“Hecho en Tránsito / Made in Transit: A U.S. - Cuban Art Exchange and Intercultural Dialogue”
is a project designed to foster intercultural dialogue between U.S. and Cuban artists primarily through the exchange and collaborative creation of artwork. The result is an experiment in visual dialogue sustained across time, place, cultural differences, and political transitions.
Given the accelerated changes between the U.S. and Cuba relations in recent years, the project is focused on broadening an intercultural dialogue between artists as well as viewers. What happens when artists who come from such different worlds encounter one another through art? How does access to information and materials in the U.S. and the constraint and lack in Cuba affect making art? What does a dialogue look like without words?
The project is inspired by the Surrealist "exquisite corpse" game in which artists work on a single artwork. A mixture of emerging and mid-career artists, four U.S. and four Cuban artists were selected based on the strength of their overall body of work as well as a willingness to engage in a long-term collaborative project and sustained dialogue with other artists. Their work represents a variety of formal and conceptual interests. The curator has paired them off and collected a piece of art from each of the artists. Over the course of 12-18 months, the artist pairs will work on each other’s work, with the curator transporting the artworks to and from the artists. The pieces are swapped four times over the course of the project, approximately every 4-5 months.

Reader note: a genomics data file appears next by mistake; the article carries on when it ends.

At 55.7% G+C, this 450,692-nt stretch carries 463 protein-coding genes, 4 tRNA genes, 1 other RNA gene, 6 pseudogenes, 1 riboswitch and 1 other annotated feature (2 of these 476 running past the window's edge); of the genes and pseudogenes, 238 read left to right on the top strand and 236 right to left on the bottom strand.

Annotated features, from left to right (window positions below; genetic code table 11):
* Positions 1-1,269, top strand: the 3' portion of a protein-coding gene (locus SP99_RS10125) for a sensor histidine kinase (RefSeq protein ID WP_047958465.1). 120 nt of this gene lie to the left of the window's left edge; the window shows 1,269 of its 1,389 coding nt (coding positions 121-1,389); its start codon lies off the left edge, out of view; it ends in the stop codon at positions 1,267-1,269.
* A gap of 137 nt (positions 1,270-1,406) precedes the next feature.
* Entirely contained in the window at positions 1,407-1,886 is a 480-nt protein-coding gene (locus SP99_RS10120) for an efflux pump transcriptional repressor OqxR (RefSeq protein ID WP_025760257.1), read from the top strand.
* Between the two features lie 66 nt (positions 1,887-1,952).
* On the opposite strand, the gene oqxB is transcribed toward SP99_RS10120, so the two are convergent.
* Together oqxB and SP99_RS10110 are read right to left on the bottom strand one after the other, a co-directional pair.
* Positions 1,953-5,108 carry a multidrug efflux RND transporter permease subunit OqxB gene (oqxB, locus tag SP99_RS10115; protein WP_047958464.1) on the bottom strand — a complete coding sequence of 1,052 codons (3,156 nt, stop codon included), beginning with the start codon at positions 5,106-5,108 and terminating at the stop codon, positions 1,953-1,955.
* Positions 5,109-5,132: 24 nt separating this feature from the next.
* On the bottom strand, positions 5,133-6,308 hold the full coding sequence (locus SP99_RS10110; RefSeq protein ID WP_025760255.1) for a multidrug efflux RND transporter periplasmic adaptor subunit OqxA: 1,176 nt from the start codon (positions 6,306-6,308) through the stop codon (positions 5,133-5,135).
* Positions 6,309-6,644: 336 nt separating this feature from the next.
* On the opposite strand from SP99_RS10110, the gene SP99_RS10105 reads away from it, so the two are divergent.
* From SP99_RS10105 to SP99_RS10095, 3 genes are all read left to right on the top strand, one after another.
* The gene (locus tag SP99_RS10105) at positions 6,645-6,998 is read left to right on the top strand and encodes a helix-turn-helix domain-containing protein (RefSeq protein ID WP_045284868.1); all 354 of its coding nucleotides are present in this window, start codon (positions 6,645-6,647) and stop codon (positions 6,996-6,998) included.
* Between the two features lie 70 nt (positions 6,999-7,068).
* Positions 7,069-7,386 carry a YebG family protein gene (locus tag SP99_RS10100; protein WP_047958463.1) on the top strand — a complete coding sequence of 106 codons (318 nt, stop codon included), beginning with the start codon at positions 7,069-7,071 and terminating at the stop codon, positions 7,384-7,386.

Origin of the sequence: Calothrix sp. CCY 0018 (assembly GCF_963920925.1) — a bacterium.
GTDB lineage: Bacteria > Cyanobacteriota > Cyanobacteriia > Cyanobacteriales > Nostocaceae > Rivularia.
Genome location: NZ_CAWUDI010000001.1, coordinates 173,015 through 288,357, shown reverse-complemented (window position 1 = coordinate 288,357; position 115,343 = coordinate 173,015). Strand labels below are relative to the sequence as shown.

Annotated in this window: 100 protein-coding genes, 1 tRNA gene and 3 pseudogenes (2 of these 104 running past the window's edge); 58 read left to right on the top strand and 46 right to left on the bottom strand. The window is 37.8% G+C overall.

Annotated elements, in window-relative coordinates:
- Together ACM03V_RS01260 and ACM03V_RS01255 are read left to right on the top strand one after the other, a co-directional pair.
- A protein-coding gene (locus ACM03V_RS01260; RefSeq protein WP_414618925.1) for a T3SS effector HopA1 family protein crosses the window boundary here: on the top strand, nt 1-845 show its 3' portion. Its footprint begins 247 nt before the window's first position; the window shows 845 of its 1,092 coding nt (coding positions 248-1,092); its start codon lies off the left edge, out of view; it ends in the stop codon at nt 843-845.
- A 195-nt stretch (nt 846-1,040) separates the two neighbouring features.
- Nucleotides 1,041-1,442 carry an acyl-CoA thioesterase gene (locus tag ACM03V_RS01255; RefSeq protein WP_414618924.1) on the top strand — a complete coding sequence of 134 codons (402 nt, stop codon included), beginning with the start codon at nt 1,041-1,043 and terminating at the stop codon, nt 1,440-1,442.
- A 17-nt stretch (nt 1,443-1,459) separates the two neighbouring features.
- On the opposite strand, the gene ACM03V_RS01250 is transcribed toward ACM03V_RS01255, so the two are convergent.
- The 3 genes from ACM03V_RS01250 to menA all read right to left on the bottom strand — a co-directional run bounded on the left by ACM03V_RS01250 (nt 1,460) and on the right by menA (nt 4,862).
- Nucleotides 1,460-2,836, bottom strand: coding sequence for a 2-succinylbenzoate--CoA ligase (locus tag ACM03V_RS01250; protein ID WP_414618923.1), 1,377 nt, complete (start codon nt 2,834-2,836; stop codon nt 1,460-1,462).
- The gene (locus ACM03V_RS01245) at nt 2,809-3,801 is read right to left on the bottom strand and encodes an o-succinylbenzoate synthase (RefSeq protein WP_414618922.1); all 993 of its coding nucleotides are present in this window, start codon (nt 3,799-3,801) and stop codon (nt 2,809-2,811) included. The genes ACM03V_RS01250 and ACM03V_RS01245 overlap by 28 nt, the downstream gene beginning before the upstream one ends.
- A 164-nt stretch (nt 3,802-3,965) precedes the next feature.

Each pair of artists is given a brief introduction to each other’s overall work and about the specific piece they have donated to the project. They also determine the parameters of their collaboration and the extent of verbal communication they wish to. However, since none of the American artists speak Spanish nor do the Cuban artists speak English, communication primarily occurs through the creative process, rather than through language.
The project has a tentative exhibition space in 2017 at the Instituto Superior del Arte, the national arts school in Havana, and is seeking a venue in NYC that is open to its experimental nature. The exhibition will include the final pieces and photographs of the progressive steps the artists took as they worked on the pieces over the year+, and other related documentation. Ideally, the exhibition will also be an opportunity to host a variety of related events, eg., panel discussions and/or artists talk about building cross-cultural awareness through the art-making process, a workshop for other artists and/or viewers to collaborate on work together.
U.S. artists: Doug Beube, Laurel Farrin, Christopher K. Ho, Travis LeRoy Southworth
Cuban artists: Rigoberto Diaz Martinez, Lizandra Rodriguez, Lisbet Roldan, Aylen Russinyol